Educational press-reports-2003 Central Control Damages Teaching
Archived 11 November 2015


In the educational press-reports-2003 an astonishing number of bodies were seen to be attacking the continuing use of tests for assessing children’s progress, particularly in primary schooling. The list includes teachers and headteachers through their subject associations, their unions and professional bodies, and a new alliance; writers; academics and researchers; parents; and a mental health charity. Some were concerned about stress on children, others on the narrowing of the curriculum to the subjects tested and the way these are being taught - with consequent loss of enthusiasm for learning, loss of creativity in expression, disinterest in reading for pleasure, and loss of opportunity for gaining deep understanding. Overall the Qualifications and Curriculum Authority (QCA) spent £30 million on tests for seven, 11 and 14-year-olds and base-line assessment for five-year-olds.

No one was against assessment as such, but many campaigners wanted assessment by government tests to be replaced by teacher assessment based on the professional competence of teachers and arising from their over-the-year knowledge of their pupils. A research study of 100,000 students in Worcestershire found that, for two-thirds of the primary school pupils, teachers’ assessments were identical to test results - and more so for 11-year-olds. (Where they differ, who is to say that the stress inducing, snapshot measuring test is a better assessment that that of the teacher over time?)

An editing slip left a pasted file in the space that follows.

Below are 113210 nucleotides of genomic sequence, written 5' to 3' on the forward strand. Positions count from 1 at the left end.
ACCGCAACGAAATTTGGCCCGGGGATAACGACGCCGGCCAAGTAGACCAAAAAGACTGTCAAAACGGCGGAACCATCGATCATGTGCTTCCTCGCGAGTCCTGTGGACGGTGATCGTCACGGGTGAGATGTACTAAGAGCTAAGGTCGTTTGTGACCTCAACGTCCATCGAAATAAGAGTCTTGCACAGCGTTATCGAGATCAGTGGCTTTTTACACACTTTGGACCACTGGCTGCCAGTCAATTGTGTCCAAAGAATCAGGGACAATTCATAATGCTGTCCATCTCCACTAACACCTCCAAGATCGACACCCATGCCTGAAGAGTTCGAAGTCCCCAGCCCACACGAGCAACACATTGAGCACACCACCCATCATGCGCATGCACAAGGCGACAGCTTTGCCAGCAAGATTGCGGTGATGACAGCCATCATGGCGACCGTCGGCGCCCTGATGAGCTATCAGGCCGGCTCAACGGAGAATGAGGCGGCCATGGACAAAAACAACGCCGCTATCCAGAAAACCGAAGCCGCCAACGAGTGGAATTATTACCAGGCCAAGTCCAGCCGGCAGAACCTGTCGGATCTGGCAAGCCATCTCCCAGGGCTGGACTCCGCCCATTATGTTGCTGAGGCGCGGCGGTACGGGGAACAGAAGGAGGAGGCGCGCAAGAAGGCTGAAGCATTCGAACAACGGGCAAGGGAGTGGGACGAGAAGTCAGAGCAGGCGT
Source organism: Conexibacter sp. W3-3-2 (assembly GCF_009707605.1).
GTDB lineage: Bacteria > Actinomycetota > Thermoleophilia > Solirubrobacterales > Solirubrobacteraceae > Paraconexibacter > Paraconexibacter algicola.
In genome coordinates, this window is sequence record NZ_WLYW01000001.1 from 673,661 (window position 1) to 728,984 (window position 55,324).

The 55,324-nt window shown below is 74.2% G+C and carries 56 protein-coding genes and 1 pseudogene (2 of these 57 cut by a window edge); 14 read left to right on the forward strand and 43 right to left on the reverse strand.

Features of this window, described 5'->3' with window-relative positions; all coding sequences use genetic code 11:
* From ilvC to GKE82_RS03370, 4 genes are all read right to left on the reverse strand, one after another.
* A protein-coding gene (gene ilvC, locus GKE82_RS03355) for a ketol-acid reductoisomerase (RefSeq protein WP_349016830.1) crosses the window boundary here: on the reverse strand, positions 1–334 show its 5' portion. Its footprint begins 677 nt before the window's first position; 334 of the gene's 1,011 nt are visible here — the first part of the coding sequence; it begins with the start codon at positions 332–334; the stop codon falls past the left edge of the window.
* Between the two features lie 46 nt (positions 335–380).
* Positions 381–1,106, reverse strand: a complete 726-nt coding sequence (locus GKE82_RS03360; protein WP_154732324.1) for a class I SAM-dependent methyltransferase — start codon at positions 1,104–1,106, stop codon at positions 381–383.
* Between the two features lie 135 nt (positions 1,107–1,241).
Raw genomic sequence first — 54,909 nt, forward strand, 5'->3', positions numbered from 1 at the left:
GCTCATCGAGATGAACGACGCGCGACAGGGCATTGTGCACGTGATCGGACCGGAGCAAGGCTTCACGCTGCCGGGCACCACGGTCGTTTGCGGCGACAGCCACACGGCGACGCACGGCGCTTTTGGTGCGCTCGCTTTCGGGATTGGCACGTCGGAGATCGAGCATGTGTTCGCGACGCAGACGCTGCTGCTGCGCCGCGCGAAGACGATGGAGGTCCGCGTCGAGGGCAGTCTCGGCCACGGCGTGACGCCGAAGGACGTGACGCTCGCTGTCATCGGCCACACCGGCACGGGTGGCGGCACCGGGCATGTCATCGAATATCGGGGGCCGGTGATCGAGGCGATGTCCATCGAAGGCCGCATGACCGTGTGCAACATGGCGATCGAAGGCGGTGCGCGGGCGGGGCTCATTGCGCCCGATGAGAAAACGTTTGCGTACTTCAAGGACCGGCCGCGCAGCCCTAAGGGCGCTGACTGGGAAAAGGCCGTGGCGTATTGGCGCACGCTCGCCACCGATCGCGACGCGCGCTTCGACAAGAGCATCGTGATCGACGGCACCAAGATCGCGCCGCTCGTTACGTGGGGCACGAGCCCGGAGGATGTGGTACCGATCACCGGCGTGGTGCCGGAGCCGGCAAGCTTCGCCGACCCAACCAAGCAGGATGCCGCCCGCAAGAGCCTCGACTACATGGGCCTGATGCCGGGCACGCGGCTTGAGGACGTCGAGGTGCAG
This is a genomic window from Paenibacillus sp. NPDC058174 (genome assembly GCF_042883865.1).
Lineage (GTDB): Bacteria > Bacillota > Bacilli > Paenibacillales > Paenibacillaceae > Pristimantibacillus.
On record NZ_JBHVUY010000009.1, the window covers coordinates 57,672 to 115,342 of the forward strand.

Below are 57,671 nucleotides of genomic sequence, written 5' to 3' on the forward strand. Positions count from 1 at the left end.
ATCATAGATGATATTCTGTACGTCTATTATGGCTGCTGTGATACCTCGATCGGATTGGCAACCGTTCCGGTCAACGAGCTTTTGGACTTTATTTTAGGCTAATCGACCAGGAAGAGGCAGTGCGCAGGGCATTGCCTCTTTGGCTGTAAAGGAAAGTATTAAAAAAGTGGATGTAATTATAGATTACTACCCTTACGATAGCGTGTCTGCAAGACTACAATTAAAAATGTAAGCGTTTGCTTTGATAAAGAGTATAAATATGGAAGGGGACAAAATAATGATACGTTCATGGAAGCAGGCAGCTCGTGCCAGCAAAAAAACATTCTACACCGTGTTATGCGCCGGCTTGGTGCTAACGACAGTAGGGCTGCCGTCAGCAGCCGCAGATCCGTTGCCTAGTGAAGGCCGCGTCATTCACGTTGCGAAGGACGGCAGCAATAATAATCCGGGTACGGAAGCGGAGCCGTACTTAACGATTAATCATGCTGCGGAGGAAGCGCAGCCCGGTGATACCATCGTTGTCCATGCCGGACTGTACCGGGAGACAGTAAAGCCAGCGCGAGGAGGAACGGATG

The media make news out of test statistics to try to show trends in the national performance of schools, and politicians use these to boast about, or attack, government policies. But as Professor Roger Murphy of Nottingham University pointed out, not only are SATs a very crude measure of particular performance, but changes made in the testing instruments (for educational reasons) invalidate year-by-year comparisons. A substantial research investigation by Alf Massey, for the QCA, showed how problematic (if not impossible) is the equitable setting of numerical marks for assessment levels.

With the National Union of Teachers deciding to ballot for strike action over testing, David Miliband, the minister for school standards, set out the government’s case in the The Times Educational Supplement (TES). He listed six ‘NUT myths’: First, that testing adds nothing to the education process. Second that tests limit achievement by confining teaching to pre-set levels. Third that testing and creativity are incompatible. Fourth that tests discriminate against poor children. Fifth that other countries do not test. Sixth is that the Government refuses to listen. In the days when teacher education included theoretical study, responding in depth to this list would have made an excellent student assignment. The minister gave brief (and many thought inadequate) responses to each ‘myth’, but added a comment which must have called forth howls of disbelief by writing: I understand the concern of parents that testing should not overwhelm schooling, but three tests in nine years is not excessive.’